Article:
2020 saw the most murders ever recorded: What can we do about it?

The Donlon Report

(NewsNation Now) — The FBI reported a nearly 30% increase in murders during 2020. That’s the largest single-year increase ever recorded in the country, according to official FBI statistics released Monday.

The data shows that there were 21,570 homicides in the U.S. in 2020, an increase of 4,901 over 2019. Pat Brady, former federal prosecutor and former chairman for the Illinois Republican Party, said the increase is due to low prosecution levels of crimes in cities such as Los Angeles, Philadelphia and Chicago. 

“We (Chicago) have one of the most lenient prosecutors in the country who believes her office is a social service position,” Brady said on NewsNation’s “The Donlon Report.” “There’s a correlation between the fact that the jails are now empty, and the crime and murder rates and violent crime rates are what they are in Chicago.”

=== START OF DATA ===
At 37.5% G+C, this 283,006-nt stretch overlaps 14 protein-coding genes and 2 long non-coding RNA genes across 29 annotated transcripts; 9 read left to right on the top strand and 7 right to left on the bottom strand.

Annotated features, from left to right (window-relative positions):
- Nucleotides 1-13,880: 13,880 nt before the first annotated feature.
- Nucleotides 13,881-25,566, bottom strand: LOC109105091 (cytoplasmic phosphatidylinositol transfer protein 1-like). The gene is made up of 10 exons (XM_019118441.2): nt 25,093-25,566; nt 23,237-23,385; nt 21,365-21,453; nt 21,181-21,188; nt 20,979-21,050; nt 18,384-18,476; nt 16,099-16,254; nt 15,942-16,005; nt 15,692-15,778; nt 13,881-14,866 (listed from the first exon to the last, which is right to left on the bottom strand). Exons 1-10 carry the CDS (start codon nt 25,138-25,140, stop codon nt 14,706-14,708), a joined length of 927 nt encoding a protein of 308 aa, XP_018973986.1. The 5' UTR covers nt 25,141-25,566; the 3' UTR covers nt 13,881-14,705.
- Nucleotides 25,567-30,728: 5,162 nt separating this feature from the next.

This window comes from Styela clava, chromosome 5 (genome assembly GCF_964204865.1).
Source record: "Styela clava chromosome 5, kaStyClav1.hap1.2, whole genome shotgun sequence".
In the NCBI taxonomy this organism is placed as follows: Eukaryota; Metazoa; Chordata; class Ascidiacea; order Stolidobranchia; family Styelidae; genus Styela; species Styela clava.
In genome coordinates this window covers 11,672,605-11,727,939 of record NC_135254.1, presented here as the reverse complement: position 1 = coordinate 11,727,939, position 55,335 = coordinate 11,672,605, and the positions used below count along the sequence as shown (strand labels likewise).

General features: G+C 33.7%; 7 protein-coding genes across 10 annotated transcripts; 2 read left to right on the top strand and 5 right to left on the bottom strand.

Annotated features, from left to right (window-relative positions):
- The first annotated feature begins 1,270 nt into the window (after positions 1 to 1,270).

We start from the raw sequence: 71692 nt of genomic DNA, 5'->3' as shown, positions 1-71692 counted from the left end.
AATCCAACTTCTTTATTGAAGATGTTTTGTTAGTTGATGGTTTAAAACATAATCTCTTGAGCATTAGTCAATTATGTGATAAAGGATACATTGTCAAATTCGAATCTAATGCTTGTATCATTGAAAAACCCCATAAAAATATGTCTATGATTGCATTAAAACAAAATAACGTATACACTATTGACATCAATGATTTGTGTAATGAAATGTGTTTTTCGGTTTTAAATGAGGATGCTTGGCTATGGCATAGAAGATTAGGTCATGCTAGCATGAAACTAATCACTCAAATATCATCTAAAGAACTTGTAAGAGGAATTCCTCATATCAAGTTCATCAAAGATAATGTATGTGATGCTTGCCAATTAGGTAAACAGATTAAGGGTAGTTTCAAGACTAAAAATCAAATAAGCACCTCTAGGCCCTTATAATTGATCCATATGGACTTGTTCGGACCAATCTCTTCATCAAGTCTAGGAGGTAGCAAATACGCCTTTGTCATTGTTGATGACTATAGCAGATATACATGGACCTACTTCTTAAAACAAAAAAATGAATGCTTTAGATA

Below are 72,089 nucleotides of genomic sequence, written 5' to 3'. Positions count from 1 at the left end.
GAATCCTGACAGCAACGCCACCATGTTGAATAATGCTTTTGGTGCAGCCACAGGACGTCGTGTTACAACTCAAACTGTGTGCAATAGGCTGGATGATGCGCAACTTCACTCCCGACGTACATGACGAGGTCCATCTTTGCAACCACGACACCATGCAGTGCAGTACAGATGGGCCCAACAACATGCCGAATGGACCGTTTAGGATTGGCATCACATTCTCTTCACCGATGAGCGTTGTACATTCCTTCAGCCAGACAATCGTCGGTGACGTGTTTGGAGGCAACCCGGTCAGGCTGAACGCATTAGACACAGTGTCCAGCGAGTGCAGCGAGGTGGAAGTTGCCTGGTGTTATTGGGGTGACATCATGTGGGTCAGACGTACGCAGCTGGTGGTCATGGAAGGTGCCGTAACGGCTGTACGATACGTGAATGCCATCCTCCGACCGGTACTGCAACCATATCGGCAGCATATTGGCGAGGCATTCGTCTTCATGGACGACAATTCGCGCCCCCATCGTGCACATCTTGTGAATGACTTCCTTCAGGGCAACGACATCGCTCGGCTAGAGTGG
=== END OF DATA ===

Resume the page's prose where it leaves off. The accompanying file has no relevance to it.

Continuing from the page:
T.J. Smith, retired Maryland police commander, agreed with Brady.  

“We’ve seen people across the country, whether it’s the politicians, or the prosecutors, or whomever, really wave the white flag of … we’re not going to prosecute you for this, we’re not going to prosecute you for that,” Smith said. “As opposed to trying to change policy, while at the same time holding people accountable. And now we’re seeing the results of that, which is basic anarchy in some cases.” 

Overall, violent crimes in 2020 went up by 5% over the previous year. However, property crimes continued a nearly two-decade decline, falling 7.8%. Robbery and rape also dropped 9.3% and 12%, respectively.

While the drops in other crime categories are positive news, homicides were the stunning trend — one that has continued this year. A number of communities, rural and metropolitan, have experienced continued increases in homicides.

The rising violence has become a political battleground in the year after protests over policing erupted in the aftermath of George Floyd’s death in Minneapolis. Researchers also attributed the rise in violent crimes to the COVID-19 pandemic.

The Associated Press contributed to this report.

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